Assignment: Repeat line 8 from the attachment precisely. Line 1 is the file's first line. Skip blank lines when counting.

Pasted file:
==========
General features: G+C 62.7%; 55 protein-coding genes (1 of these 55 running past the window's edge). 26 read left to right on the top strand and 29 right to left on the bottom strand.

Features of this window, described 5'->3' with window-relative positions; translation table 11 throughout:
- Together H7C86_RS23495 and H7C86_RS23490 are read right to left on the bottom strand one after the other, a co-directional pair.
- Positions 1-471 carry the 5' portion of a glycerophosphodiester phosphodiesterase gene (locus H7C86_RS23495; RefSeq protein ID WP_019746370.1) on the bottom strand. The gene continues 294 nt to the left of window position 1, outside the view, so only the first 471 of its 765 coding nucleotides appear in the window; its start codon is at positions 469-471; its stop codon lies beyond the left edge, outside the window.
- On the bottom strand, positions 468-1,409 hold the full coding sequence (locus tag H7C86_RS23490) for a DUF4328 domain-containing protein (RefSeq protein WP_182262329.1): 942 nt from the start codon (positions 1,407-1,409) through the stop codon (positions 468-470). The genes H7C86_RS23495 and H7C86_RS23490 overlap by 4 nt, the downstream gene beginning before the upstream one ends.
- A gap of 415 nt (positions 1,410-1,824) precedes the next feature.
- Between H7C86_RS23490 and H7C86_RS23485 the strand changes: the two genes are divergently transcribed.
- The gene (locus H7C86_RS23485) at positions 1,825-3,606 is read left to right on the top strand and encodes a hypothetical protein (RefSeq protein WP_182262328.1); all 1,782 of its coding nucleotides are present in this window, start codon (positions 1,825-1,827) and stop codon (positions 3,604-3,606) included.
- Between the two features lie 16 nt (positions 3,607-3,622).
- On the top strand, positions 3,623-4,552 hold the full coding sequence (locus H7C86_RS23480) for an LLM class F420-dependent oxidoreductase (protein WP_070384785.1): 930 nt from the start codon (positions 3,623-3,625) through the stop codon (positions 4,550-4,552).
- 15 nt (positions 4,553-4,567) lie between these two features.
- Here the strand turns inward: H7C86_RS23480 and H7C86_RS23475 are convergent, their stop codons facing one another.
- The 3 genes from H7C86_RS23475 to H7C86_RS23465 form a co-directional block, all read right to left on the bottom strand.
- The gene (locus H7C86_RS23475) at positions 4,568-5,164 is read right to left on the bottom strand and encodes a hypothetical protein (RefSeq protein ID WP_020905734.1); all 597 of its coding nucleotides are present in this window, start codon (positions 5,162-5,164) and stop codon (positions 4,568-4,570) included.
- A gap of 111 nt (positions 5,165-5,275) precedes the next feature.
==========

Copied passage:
- The gene (locus H7C86_RS23485) at positions 1,825-3,606 is read left to right on the top strand and encodes a hypothetical protein (RefSeq protein WP_182262328.1); all 1,782 of its coding nucleotides are present in this window, start codon (positions 1,825-1,827) and stop codon (positions 3,604-3,606) included.